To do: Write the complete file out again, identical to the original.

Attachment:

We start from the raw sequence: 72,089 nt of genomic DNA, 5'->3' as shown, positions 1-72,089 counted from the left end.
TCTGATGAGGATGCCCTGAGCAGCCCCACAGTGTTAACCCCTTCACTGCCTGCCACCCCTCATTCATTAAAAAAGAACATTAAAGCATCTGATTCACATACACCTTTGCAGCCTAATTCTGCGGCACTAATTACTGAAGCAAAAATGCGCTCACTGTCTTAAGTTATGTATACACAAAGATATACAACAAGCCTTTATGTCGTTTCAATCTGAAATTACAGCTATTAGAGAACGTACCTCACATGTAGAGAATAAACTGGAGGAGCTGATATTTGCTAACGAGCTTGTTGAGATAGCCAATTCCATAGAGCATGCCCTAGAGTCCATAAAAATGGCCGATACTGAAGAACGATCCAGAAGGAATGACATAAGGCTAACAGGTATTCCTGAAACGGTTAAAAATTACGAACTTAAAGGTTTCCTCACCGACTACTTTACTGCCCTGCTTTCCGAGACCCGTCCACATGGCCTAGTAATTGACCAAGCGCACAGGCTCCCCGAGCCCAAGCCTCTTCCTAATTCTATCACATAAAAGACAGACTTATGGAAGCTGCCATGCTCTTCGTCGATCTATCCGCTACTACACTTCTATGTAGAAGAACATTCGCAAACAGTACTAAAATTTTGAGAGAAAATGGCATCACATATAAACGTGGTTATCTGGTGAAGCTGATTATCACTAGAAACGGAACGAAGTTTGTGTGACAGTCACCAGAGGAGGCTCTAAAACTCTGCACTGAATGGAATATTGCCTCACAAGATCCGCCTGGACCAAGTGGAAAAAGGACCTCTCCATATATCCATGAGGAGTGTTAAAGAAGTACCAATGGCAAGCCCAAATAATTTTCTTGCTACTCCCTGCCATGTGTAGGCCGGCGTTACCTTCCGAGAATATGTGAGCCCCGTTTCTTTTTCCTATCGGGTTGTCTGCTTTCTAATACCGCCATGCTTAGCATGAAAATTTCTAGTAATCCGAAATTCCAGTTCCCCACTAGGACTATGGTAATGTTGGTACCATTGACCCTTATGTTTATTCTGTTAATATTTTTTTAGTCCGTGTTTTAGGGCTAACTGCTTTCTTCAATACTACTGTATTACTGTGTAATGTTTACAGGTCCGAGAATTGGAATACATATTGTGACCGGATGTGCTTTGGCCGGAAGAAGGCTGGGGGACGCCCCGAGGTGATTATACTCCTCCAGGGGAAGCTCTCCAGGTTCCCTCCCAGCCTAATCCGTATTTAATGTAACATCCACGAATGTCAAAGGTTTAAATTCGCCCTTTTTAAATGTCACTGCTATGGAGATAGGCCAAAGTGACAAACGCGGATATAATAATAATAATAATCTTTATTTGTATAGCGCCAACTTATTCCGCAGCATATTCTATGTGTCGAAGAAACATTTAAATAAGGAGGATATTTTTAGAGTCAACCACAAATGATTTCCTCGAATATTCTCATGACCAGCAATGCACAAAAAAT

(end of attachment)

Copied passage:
We start from the raw sequence: 72,089 nt of genomic DNA, 5'->3' as shown, positions 1-72,089 counted from the left end.
TCTGATGAGGATGCCCTGAGCAGCCCCACAGTGTTAACCCCTTCACTGCCTGCCACCCCTCATTCATTAAAAAAGAACATTAAAGCATCTGATTCACATACACCTTTGCAGCCTAATTCTGCGGCACTAATTACTGAAGCAAAAATGCGCTCACTGTCTTAAGTTATGTATACACAAAGATATACAACAAGCCTTTATGTCGTTTCAATCTGAAATTACAGCTATTAGAGAACGTACCTCACATGTAGAGAATAAACTGGAGGAGCTGATATTTGCTAACGAGCTTGTTGAGATAGCCAATTCCATAGAGCATGCCCTAGAGTCCATAAAAATGGCCGATACTGAAGAACGATCCAGAAGGAATGACATAAGGCTAACAGGTATTCCTGAAACGGTTAAAAATTACGAACTTAAAGGTTTCCTCACCGACTACTTTACTGCCCTGCTTTCCGAGACCCGTCCACATGGCCTAGTAATTGACCAAGCGCACAGGCTCCCCGAGCCCAAGCCTCTTCCTAATTCTATCACATAAAAGACAGACTTATGGAAGCTGCCATGCTCTTCGTCGATCTATCCGCTACTACACTTCTATGTAGAAGAACATTCGCAAACAGTACTAAAATTTTGAGAGAAAATGGCATCACATATAAACGTGGTTATCTGGTGAAGCTGATTATCACTAGAAACGGAACGAAGTTTGTGTGACAGTCACCAGAGGAGGCTCTAAAACTCTGCACTGAATGGAATATTGCCTCACAAGATCCGCCTGGACCAAGTGGAAAAAGGACCTCTCCATATATCCATGAGGAGTGTTAAAGAAGTACCAATGGCAAGCCCAAATAATTTTCTTGCTACTCCCTGCCATGTGTAGGCCGGCGTTACCTTCCGAGAATATGTGAGCCCCGTTTCTTTTTCCTATCGGGTTGTCTGCTTTCTAATACCGCCATGCTTAGCATGAAAATTTCTAGTAATCCGAAATTCCAGTTCCCCACTAGGACTATGGTAATGTTGGTACCATTGACCCTTATGTTTATTCTGTTAATATTTTTTTAGTCCGTGTTTTAGGGCTAACTGCTTTCTTCAATACTACTGTATTACTGTGTAATGTTTACAGGTCCGAGAATTGGAATACATATTGTGACCGGATGTGCTTTGGCCGGAAGAAGGCTGGGGGACGCCCCGAGGTGATTATACTCCTCCAGGGGAAGCTCTCCAGGTTCCCTCCCAGCCTAATCCGTATTTAATGTAACATCCACGAATGTCAAAGGTTTAAATTCGCCCTTTTTAAATGTCACTGCTATGGAGATAGGCCAAAGTGACAAACGCGGATATAATAATAATAATAATCTTTATTTGTATAGCGCCAACTTATTCCGCAGCATATTCTATGTGTCGAAGAAACATTTAAATAAGGAGGATATTTTTAGAGTCAACCACAAATGATTTCCTCGAATATTCTCATGACCAGCAATGCACAAAAAAT